ANDOVER — Dozens of motivated young men assembled at the Wyndham Hotel on Friday night.
They were the latest class of Eagle Scouts from the Yankee Clipper Council and were honored at the annual recognition banquet. The council includes troops from Essex and Middlesex counties in Massachusetts and extends into southern New Hampshire.
One of the new Eagles earned 42 merit badges. He was only required to complete 21.
Another is a dean’s list student majoring in electrical engineering at Merrimack College.
Two twins from Andover made their mother and father doubly proud.
Every Eagle had to plan a service project and lead a team of volunteers in completing it.
“I’m not afraid to say I’m a Boy Scout,” said Jacob Padilla of Troop 1 in Haverhill. There were times when he didn’t want to tell peers he was a Scout, he said. Now that he’s earned the rank, he’s proud to say he’s not only a Boy Scout, but an Eagle Scout.
Padilla, son of Alvin and Catherine Padilla, directed other Scouts in building two wooden benches and improving the landscaping at Pentucket Lake School in Haverhill. A freshman at Gordon College, where he’s majoring in communication and theater arts, he aspires to become a filmmaker.
The toughest merit badges to earn, he said, were lifesaving and personal management. The lifesaving requirements are physically demanding. They include retrieving a 10- to 12-pound weight from the bottom of a pool and rigorous swimming.
To earn the personal management badge, a Scout must record every cent he spends for three months. There are more than 120 merit badges in just about every category imaginable. Not surprisingly, Padilla earned the theater merit badge.
Thomas Dawson, of Plaistow, N.H., is a Venture Scout. While regular Boy Scouts are 11 to 18, Venture Scouts are 14 to 21, according to Harry Taylor, adviser to Crew 345, Dawson’s unit.
Venture Scouts are connected to the Boy Scouts of America and put more emphasis on outdoor activities, Taylor said. A Boy Scout must have attained at least First Class rank before entering the Venture program, he noted.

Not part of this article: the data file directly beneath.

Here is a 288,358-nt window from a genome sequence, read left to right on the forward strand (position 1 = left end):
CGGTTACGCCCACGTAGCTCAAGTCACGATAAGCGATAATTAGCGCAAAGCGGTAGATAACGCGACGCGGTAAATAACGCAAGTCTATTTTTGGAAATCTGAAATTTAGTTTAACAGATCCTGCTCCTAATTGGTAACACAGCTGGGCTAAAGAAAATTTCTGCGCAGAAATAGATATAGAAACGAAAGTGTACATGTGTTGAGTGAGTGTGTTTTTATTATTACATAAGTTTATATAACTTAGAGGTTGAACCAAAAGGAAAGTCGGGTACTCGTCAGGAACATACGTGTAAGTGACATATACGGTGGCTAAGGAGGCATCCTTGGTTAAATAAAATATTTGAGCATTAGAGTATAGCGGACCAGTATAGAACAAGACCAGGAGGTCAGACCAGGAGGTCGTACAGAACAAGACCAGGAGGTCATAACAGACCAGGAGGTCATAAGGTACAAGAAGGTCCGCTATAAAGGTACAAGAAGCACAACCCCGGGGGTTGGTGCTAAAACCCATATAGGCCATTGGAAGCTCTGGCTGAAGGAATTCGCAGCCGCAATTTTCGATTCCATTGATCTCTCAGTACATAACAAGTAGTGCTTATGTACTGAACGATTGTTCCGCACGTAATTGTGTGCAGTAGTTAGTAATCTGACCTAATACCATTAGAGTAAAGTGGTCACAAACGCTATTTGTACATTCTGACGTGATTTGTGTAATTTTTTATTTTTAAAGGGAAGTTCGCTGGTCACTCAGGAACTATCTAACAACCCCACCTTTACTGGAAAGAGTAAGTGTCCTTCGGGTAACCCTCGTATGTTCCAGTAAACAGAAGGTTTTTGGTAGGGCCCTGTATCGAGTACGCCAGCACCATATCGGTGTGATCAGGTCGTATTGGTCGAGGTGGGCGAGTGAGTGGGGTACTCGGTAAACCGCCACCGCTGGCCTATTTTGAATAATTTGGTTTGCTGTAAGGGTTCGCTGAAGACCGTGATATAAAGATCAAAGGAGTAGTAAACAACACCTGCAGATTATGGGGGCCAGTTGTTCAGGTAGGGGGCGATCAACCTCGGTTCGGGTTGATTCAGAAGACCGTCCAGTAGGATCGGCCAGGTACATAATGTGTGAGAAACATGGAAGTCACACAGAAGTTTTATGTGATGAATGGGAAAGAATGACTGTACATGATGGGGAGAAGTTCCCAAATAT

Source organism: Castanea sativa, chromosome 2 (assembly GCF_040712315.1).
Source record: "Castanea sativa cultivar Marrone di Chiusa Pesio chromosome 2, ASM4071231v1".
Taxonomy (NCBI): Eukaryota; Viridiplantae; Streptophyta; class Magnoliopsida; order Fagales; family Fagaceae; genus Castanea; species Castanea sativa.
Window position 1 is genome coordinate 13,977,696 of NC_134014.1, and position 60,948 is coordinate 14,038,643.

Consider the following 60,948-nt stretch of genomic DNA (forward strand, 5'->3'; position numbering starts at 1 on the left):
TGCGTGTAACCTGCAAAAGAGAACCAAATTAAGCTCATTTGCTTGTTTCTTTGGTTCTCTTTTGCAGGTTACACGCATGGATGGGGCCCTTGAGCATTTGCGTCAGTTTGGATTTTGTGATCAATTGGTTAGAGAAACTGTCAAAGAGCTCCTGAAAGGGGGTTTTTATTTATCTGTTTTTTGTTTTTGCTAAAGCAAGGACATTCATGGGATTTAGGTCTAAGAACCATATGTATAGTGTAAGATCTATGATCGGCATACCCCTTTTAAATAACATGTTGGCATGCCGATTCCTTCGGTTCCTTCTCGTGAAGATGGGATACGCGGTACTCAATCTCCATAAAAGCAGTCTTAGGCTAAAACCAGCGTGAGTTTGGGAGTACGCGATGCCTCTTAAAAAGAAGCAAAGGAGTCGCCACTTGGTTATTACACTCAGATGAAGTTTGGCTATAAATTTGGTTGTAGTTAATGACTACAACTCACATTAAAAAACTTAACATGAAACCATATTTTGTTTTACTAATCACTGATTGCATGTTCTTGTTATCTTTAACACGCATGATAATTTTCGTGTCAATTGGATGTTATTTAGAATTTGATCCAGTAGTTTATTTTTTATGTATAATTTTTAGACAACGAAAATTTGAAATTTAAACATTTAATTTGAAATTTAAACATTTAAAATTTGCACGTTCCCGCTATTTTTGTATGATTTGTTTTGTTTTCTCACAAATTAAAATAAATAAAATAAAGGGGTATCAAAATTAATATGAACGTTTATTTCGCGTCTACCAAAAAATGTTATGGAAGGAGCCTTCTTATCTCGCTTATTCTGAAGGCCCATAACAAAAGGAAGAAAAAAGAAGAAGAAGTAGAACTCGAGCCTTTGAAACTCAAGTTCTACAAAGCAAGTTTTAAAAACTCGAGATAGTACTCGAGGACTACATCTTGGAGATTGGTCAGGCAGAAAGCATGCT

Dawson, son of John and Shirley Dawson, is a freshman at Merrimack College, where he is studying electrical engineering and earning dean’s list grades. For his project, he led the restoration of the senior courtyard at Timberlane Regional High School, from which he graduated last year.
Matthew Byrne, of Troop 77, which meets at West Parish Church in Andover, is a freshman at Bryant University, where he is studying international business. Byrne and other Scouts working under his leadership built two kiosks for the Indian Ridge Reservation in Andover.
His toughest merit badge? Cooking, he said. Byrne, son of Frank and Susan Byrne, had to cook over an open fire and “I got a couple of burns,” he said.
Jacob Doskocil, 16, also of Troop 77, wore a sash with 42 merit badges. He only needed to earn 21 – and he had until his 18th birthday to file his application for the Eagle rank.
“I had an opportunity,” he said. “I wanted to see how much I could do.” A junior at Andover High School, he aspires to a career in engineering and computer coding.
Doskocil is the son of Douglas Doskocil and Cynthia Weeks. The Doskocils are truly a Scouting family. Douglas Doskocil is the scoutmaster of Troop 77 and earned Eagle status in 1979. His other son Sam is also an Eagle.
Timothy Larocque of Troop 13 in Lawrence oversaw the cleaning and painting of 19 hydrants in the Colonial Heights neighborhood in that city. A math major at the University of Massachusetts Lowell, he hopes to teach that subject in a high school.
Larocque, like Doskocil, is also a second-generation Eagle. His father, Michael Larocque, earned the rank in 1982. The elder Larocque has continued in Scouting as a cubmaster.
Qingliu “Leo” Wu and Qingyuan “Yen” Wu, sons of Xiangyang Wu and Heling Huang, are twins in every sense of the term. They’re both members of Troop 76, which meets at Ballardvale United Church in Andover. Seniors at Andover High School, both plan to become engineers.
When it was time for them to do their service projects, however, each had to come up with his own idea. Leo and his crew built four picnic tables and eight erosion control steps at the Goldsmith Reservation while Yen and his volunteers built three benches and 20 sign posts.
Their father said earning Eagle has given Leo and Yen “the confidence to lead.” Troop 76, led by scoutmaster Donald Milligan, “is like a family,” he said.
Anders Eldracher, a senior at St. John’s Prep in Danvers, is also a member of Troop 76. He supervised a crew that cleared a mile-long trail at the Highland Reservation.
Having earned the Eagle rank, he plans on “sticking around” and helping other Scouts in his troop.
“I don’t have anything better to do on a Friday night,” he said, referring to the time when Troop 76 meets.